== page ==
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Before passing away this June from cancer, Rice professor Paul Otremba got to see an early print of his third book of poetry, “Levee.” Published posthumously in early September, “Levee” received a launch and reading this past Thursday at the Menil Collection, hosted by Inprint, a local literary arts nonprofit organization.
Content warning: This article contains references to sexual assault.
More than 150 Rice University community members have signed a petition urging the department of computer science to drop Palantir Technologies from a computer science mixer event on the evening of Oct. 10, due to contention over Palantir’s ongoing contracts with U.S. Immigrations and Customs Enforcement.
British Youtuber Carl Benjamin, also known as Sargon of Akkad, was originally scheduled to speak on campus next week on invitation by the Rice University College Republicans, but the event was suspended following recent campus discussions on sexual assault, according to RUCR Chairwoman Juliette Turner.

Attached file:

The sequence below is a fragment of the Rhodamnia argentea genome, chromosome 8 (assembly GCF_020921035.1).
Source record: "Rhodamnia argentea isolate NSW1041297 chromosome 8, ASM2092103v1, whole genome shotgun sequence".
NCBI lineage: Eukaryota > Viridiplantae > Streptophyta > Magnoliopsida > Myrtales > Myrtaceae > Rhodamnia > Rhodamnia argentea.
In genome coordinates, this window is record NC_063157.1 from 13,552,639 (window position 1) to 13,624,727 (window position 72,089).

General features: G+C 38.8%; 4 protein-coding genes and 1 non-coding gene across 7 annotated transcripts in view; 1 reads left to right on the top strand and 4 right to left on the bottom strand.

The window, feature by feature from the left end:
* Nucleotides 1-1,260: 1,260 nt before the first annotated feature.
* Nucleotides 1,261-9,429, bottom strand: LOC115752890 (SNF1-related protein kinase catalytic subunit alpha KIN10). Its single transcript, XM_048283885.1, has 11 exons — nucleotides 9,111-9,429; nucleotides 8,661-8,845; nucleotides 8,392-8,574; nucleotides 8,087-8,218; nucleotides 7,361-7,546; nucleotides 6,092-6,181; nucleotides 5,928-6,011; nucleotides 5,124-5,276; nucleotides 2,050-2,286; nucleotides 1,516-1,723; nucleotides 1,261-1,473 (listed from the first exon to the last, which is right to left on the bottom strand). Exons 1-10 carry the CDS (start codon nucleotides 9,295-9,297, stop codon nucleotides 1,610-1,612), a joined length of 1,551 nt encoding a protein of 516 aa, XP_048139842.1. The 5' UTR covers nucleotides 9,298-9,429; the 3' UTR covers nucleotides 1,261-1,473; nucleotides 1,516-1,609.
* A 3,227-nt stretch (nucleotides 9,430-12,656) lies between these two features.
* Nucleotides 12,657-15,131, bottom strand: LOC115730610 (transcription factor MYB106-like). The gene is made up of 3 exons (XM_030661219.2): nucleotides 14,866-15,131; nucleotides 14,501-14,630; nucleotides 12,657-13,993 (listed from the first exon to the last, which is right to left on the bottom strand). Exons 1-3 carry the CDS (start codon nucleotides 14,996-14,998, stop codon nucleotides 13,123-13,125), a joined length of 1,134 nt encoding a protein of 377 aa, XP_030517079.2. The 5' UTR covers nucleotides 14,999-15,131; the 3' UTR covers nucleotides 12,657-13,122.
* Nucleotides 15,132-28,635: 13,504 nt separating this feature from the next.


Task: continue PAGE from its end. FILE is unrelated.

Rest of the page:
The Rice Women’s Resource Center recently hosted their annual “Ask a Feminist Panel,” where three panelists spoke about their view on feminism and their attitudes toward current issues of debate surronding the topic. This year, the panelists were Brian Riedel, Amina Matin, Tani Barlow and Ylinka Barotto, all of whom bought a diverse perspective to the discussion.